16 March 2015

Knock-Off at 2:00, Kick-Off at 3:00 - The Legacy of Enclosure

I studied A Level Geography at school. Occasionally, my teacher would arrive at the start of the lesson, give us a chapter to read from the course text, and then leave us to it. This may not pass for great teaching these days but I loved it. I remember those lessons fondly, and more to the point I remember what I learnt.

The textbook was ‘The Making of the English Landscape’ by W.G. Hoskins. I learnt that the layout of the land both restricts and enables, that hedgerows are symbols of power, and that Acts of Parliament have consequences that are far-reaching and unintended.

Prior to 1773, much of the land of England was held in common. Lords would allow peasant farmers to either cultivate or graze livestock on the land. There was also waste land, or ‘wastes’, which was good for little besides grazing. In 1773 however, the Enclosure Act literally changed the shape of England for ever. The Act allowed landowners to demarcate their own land - the boundary of choice being the now quintessentially English hedgerow – and then, crucially, remove common right of access. Though a multitude of amendments and additions followed, including (in 1845) the removal of the requirement for parliamentary approval to enclose land, the Act is still in force today.

Wide scale enclosure, occurring at the same time as huge advances in farming technology, set the conditions for the agricultural revolution. Farming became much more intensive, enabling a massive surplus of production. This food surplus fuelled the subsequent industrial revolution, in which millions relocated to towns and cities to work in the new factories. It also had an immeasurable and lasting impact on Sport and Leisure in England.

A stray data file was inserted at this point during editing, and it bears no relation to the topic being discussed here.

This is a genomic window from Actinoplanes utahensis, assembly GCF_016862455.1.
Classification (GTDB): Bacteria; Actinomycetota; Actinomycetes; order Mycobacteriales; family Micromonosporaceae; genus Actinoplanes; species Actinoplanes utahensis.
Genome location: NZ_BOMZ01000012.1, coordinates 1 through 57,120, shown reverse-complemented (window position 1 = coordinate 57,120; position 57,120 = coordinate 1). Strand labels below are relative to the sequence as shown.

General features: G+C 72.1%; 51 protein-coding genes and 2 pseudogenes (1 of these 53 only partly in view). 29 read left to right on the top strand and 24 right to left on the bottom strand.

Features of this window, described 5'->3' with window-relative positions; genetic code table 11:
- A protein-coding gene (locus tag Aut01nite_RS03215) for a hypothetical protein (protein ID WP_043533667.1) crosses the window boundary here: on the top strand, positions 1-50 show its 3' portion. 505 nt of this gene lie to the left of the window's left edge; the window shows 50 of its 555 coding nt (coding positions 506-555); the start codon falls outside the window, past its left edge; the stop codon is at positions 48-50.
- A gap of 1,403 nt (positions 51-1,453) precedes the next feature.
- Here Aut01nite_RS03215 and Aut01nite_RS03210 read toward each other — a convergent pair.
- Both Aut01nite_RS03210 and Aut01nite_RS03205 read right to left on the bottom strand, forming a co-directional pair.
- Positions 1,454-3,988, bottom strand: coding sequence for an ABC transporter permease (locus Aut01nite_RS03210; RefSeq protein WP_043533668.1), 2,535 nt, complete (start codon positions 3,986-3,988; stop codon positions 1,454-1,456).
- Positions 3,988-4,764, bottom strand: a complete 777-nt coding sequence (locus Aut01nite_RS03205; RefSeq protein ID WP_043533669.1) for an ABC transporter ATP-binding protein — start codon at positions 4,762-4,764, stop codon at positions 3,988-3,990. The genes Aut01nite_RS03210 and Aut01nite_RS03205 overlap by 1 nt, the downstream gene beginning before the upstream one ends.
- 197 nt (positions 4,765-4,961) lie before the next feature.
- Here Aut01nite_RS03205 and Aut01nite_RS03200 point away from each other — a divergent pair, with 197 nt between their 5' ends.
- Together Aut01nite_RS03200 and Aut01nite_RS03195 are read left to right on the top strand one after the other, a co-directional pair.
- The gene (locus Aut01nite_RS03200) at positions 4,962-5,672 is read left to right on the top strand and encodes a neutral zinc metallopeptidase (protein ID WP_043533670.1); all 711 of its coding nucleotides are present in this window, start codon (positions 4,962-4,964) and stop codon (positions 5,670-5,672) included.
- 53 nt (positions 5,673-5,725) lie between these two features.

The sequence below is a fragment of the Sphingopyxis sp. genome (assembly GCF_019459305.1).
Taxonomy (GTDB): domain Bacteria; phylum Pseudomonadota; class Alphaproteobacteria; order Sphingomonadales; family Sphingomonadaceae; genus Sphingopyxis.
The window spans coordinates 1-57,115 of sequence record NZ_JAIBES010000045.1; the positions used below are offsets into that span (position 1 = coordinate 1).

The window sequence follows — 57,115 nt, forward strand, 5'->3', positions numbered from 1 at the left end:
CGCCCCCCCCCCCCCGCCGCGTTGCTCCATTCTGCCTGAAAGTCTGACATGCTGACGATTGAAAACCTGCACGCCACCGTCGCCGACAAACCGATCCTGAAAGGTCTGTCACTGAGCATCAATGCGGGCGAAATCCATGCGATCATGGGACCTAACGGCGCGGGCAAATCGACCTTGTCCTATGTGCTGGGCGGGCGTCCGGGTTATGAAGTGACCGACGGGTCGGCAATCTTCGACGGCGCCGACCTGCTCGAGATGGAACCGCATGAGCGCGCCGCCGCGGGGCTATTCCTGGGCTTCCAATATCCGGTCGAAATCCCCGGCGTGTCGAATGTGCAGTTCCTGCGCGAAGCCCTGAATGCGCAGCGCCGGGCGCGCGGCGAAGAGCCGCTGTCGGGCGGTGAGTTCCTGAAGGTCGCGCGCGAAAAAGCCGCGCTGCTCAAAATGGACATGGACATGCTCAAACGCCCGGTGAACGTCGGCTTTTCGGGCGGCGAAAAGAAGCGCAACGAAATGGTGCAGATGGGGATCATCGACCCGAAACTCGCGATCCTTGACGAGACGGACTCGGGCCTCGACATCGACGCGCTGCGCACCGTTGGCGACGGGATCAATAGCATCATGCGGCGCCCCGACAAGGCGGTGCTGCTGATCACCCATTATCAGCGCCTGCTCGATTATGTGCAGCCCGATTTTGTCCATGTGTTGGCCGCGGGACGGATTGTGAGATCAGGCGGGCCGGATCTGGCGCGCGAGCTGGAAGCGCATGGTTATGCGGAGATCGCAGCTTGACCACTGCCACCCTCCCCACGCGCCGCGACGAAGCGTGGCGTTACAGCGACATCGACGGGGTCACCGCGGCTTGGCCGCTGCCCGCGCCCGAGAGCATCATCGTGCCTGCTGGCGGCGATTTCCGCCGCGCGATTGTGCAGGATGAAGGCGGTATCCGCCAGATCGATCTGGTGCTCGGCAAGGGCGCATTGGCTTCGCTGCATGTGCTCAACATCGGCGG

One of the first and earliest impacts of enclosure was a direct result of restriction of admittance to previously accessible fields. The folk games of earlier centuries could no longer take place. Many town-wide games required participants to traipse across vast swathes of the countryside between ‘goals’ sometimes many miles apart. Enclosure put a stop to much of this, though some vestiges of these early sport forms have endured (e.g. Royal Shrovetide Football in Ashbourne, Derbyshire). It is also worth noting that for a while numerous mob football matches were played with the express purpose of flouting the law by way of protest against the enclosures.

The lack of available common land pushed many of those who had previously supported themselves through small scale agriculture into the burgeoning towns and cities. Life was suddenly very different. Production in factories was, by and large, no longer ruled by the seasons. Gone was the traditional annual schedule of long, lazy summer days sandwiched between hectic sowing and reaping seasons. Industrial workers toiled long days all year round, and there was certainly little chance of enjoying a two-day-long game of football! 

Since Sundays were still considered sacred by the majority of the populace, it was the introduction of the Saturday half-day (in the Factory Act of 1850) that enabled working folk in cities to have just enough time to enjoy some recreation. Many did not have the wherewithal to participate in active recreation, but many could afford to watch it. These social conditions (knock-off at 2:00, kick-off at 3:00) produced the structures of spectator sport which have persisted into the present.

Every time you turn on the big match at 3 o'clock on a Saturday afternoon, you are sharing in the legacy of Enclosure.

No comments:

Post a Comment